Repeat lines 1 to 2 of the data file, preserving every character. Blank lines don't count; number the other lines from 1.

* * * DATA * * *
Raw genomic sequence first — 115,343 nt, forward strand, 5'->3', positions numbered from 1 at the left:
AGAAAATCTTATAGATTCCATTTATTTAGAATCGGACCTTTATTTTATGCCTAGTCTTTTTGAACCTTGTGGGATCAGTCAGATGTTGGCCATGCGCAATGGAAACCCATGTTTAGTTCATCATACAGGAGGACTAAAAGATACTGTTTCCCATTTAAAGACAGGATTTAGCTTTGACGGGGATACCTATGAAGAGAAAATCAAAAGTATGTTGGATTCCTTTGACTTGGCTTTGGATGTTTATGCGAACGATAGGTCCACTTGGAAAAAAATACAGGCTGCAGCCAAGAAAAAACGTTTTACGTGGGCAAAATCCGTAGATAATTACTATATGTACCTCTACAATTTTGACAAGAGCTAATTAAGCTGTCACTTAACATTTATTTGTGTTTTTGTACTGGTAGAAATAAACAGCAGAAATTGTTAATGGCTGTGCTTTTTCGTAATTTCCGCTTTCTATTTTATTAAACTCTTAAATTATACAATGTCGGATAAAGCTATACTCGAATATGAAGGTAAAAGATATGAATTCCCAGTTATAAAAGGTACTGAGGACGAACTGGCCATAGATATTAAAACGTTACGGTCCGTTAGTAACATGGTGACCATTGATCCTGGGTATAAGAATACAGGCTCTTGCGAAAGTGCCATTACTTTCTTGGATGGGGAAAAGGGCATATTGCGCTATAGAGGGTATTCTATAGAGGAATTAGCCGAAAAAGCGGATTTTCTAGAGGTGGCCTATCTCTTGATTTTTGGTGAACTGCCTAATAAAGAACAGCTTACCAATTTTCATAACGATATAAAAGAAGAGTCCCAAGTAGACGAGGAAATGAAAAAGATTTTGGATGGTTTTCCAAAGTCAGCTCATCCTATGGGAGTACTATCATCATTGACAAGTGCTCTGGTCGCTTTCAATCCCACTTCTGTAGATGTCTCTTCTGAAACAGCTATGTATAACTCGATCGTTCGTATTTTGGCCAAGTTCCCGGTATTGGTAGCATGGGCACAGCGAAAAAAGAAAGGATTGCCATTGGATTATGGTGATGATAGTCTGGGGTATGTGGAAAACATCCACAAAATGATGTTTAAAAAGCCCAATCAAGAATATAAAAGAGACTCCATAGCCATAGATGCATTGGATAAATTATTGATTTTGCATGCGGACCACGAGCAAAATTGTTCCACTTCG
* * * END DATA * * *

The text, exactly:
Raw genomic sequence first — 115,343 nt, forward strand, 5'->3', positions numbered from 1 at the left:
AGAAAATCTTATAGATTCCATTTATTTAGAATCGGACCTTTATTTTATGCCTAGTCTTTTTGAACCTTGTGGGATCAGTCAGATGTTGGCCATGCGCAATGGAAACCCATGTTTAGTTCATCATACAGGAGGACTAAAAGATACTGTTTCCCATTTAAAGACAGGATTTAGCTTTGACGGGGATACCTATGAAGAGAAAATCAAAAGTATGTTGGATTCCTTTGACTTGGCTTTGGATGTTTATGCGAACGATAGGTCCACTTGGAAAAAAATACAGGCTGCAGCCAAGAAAAAACGTTTTACGTGGGCAAAATCCGTAGATAATTACTATATGTACCTCTACAATTTTGACAAGAGCTAATTAAGCTGTCACTTAACATTTATTTGTGTTTTTGTACTGGTAGAAATAAACAGCAGAAATTGTTAATGGCTGTGCTTTTTCGTAATTTCCGCTTTCTATTTTATTAAACTCTTAAATTATACAATGTCGGATAAAGCTATACTCGAATATGAAGGTAAAAGATATGAATTCCCAGTTATAAAAGGTACTGAGGACGAACTGGCCATAGATATTAAAACGTTACGGTCCGTTAGTAACATGGTGACCATTGATCCTGGGTATAAGAATACAGGCTCTTGCGAAAGTGCCATTACTTTCTTGGATGGGGAAAAGGGCATATTGCGCTATAGAGGGTATTCTATAGAGGAATTAGCCGAAAAAGCGGATTTTCTAGAGGTGGCCTATCTCTTGATTTTTGGTGAACTGCCTAATAAAGAACAGCTTACCAATTTTCATAACGATATAAAAGAAGAGTCCCAAGTAGACGAGGAAATGAAAAAGATTTTGGATGGTTTTCCAAAGTCAGCTCATCCTATGGGAGTACTATCATCATTGACAAGTGCTCTGGTCGCTTTCAATCCCACTTCTGTAGATGTCTCTTCTGAAACAGCTATGTATAACTCGATCGTTCGTATTTTGGCCAAGTTCCCGGTATTGGTAGCATGGGCACAGCGAAAAAAGAAAGGATTGCCATTGGATTATGGTGATGATAGTCTGGGGTATGTGGAAAACATCCACAAAATGATGTTTAAAAAGCCCAATCAAGAATATAAAAGAGACTCCATAGCCATAGATGCATTGGATAAATTATTGATTTTGCATGCGGACCACGAGCAAAATTGTTCCACTTCG